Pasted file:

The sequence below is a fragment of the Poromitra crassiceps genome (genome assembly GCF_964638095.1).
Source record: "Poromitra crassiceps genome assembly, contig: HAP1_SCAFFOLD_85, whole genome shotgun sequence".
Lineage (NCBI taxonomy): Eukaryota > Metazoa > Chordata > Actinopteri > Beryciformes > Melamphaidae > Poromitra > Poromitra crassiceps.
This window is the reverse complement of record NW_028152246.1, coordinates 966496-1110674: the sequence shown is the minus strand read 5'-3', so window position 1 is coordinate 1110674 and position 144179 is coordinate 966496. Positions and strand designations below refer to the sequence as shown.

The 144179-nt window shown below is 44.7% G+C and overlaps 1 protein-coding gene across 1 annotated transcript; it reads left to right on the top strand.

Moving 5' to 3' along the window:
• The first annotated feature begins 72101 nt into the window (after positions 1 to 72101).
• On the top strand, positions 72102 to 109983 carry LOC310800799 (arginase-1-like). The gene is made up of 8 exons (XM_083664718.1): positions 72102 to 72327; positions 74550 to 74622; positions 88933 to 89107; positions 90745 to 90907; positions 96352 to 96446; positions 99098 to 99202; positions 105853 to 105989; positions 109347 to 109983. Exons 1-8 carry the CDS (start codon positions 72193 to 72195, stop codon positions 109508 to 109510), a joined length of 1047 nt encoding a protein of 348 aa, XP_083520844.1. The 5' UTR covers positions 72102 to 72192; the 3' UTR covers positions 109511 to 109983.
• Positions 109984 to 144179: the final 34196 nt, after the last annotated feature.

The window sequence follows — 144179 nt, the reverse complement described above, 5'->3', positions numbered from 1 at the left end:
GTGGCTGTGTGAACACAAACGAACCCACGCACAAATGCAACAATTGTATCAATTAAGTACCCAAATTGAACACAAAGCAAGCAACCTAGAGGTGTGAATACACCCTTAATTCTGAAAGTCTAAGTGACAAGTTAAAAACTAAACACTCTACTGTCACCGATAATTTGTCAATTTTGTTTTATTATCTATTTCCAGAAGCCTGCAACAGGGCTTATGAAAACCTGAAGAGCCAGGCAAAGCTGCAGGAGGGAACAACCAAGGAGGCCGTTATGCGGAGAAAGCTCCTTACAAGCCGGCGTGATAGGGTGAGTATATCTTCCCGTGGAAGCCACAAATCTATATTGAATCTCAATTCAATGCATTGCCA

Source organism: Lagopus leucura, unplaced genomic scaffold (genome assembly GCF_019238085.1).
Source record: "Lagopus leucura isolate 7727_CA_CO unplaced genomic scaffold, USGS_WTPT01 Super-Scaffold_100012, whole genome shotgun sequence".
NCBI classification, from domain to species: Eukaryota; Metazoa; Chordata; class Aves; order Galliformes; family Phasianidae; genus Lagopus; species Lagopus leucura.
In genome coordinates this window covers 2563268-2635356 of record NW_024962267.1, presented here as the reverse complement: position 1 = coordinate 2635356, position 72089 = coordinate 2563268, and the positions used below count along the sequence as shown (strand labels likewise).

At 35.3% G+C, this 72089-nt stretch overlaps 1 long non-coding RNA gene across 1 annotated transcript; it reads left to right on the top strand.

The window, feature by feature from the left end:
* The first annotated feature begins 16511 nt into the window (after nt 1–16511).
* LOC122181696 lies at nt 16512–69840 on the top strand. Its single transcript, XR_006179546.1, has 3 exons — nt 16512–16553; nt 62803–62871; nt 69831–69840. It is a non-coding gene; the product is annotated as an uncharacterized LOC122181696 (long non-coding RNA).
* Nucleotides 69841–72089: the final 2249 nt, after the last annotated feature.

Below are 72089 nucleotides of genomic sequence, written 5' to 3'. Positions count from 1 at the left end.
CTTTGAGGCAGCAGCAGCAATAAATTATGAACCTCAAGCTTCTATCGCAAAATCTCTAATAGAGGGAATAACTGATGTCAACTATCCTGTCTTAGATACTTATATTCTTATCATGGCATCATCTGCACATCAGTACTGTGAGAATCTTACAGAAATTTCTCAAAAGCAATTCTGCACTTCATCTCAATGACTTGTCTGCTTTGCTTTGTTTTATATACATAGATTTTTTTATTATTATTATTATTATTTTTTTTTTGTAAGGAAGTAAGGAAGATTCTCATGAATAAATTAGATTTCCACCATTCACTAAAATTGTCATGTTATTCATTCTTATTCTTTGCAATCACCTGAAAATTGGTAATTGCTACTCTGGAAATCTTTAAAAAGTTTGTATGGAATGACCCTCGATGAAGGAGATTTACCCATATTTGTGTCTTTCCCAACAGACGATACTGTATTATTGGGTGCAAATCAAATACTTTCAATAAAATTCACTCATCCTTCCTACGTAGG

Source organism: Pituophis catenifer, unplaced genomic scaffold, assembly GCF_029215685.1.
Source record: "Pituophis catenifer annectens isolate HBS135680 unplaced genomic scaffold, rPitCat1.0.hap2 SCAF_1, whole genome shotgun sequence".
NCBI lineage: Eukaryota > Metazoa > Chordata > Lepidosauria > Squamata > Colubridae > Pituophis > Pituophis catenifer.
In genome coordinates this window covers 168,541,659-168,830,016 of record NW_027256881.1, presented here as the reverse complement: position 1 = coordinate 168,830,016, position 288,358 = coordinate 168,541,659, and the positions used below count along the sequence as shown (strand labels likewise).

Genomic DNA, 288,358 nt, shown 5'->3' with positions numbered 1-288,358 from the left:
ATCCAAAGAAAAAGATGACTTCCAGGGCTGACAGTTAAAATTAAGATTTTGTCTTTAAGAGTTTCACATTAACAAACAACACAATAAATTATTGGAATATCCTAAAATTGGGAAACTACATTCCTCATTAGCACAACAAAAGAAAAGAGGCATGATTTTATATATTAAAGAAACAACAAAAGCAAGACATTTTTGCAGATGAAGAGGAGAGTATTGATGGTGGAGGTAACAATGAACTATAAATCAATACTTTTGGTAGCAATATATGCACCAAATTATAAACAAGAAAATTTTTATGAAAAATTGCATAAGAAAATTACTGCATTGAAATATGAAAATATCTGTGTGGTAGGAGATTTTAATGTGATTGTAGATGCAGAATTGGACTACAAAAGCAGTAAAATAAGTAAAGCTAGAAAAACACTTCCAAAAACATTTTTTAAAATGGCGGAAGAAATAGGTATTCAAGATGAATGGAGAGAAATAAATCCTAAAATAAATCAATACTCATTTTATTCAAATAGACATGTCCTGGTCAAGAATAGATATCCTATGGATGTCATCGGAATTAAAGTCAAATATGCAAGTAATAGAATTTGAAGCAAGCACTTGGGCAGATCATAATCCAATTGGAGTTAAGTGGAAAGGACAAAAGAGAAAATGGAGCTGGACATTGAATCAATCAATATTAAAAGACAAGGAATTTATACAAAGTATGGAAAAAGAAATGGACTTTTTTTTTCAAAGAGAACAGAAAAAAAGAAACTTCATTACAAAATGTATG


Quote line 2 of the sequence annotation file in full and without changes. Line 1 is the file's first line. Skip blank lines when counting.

Source record: "Poromitra crassiceps genome assembly, contig: HAP1_SCAFFOLD_85, whole genome shotgun sequence".